Shares of Lionsgate have taken a second consecutive 4% hit amid uncertainty about the impact of a possible merger with MGM and a general decline in the overall market.
The stock was down 27¢ to $6.09 in trading Friday on the New York Stock Exchange — Lionsgate’s lowest closing price since March 23 — during a session that saw the Dow Jones Industrial Average fall 2.5% due to disappointing earnings reports and concerns about economy’s direction.
Lionsgate is in the midst of a 10-day truce in its battle with its largest shareholder, Carl Icahn, who owns nearly 38% of the minimajor. That truce, created to explore merger and acquisition opportunities, is due to expire Monday but could be extended.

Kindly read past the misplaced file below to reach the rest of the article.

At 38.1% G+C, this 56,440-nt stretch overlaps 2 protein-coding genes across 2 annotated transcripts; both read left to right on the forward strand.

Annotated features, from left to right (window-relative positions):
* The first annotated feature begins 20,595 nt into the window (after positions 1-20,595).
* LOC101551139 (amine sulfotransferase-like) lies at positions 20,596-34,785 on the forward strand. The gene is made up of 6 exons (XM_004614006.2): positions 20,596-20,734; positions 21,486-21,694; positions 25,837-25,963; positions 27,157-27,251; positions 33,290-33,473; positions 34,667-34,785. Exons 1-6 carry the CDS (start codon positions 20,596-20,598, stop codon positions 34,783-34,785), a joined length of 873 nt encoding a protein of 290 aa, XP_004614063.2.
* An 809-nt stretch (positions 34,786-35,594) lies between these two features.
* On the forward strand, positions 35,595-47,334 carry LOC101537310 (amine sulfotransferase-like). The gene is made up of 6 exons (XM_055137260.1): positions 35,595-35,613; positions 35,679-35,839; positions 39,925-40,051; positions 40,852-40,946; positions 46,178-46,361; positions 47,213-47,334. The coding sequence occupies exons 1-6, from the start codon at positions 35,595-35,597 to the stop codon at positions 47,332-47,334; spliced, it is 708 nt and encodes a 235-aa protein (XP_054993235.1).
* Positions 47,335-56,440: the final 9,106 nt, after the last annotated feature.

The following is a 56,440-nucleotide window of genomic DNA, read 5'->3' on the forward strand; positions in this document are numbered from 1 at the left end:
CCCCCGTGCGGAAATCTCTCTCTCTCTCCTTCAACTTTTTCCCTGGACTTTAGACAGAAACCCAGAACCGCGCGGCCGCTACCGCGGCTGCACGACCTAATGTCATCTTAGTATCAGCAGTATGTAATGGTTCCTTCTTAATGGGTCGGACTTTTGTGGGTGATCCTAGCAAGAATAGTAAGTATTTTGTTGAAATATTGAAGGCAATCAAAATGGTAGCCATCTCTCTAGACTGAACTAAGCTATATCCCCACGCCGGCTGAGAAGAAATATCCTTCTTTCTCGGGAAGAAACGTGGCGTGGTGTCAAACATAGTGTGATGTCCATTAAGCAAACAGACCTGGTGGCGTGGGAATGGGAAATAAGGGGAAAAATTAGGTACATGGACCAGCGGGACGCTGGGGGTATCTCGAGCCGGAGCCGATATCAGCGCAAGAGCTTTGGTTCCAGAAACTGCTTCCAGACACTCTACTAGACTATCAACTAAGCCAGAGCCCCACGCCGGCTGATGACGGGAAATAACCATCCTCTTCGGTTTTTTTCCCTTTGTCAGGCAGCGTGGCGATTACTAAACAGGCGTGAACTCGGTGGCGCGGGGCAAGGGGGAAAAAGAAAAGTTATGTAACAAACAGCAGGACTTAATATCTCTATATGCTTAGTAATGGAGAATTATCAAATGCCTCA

Earlier this week, Lionsgate execs presented a merger plan in a meeting with MGM debtholders. Neither MGM nor Lionsgate have commented on that meeting but it’s believed that Lionsgate — which has nearly $2 billion in annual revenues — has proposed that the surviving entity retain the MGM name and be headed by Lionsgate toppers Jon Feltheimer and Michael Burns.
MGM received a sixth extension Wednesday on debt payments from its 140 creditors, who have given the beleaguered studio a forebearance that will expire Sept. 15. MGM’s also met in recent weeks with execs from Spyglass and Summit in recent weeks to discuss scenarios under which MGM would reorganize and receive production funds.
On Thursday, Caris & Co. analyst David Miller to lower his rating on Lionsgate to “average” from “above average,” citing the possibility that Lionsgate was “empire building” at the expense of its balance sheet.
Miller also reduced his price target on the shares to $7 from $8.50.
Lionsgate shares hit their high this year on June 25 at $7.27, near the end of Icahn’s hostile tender offer of $7 a share.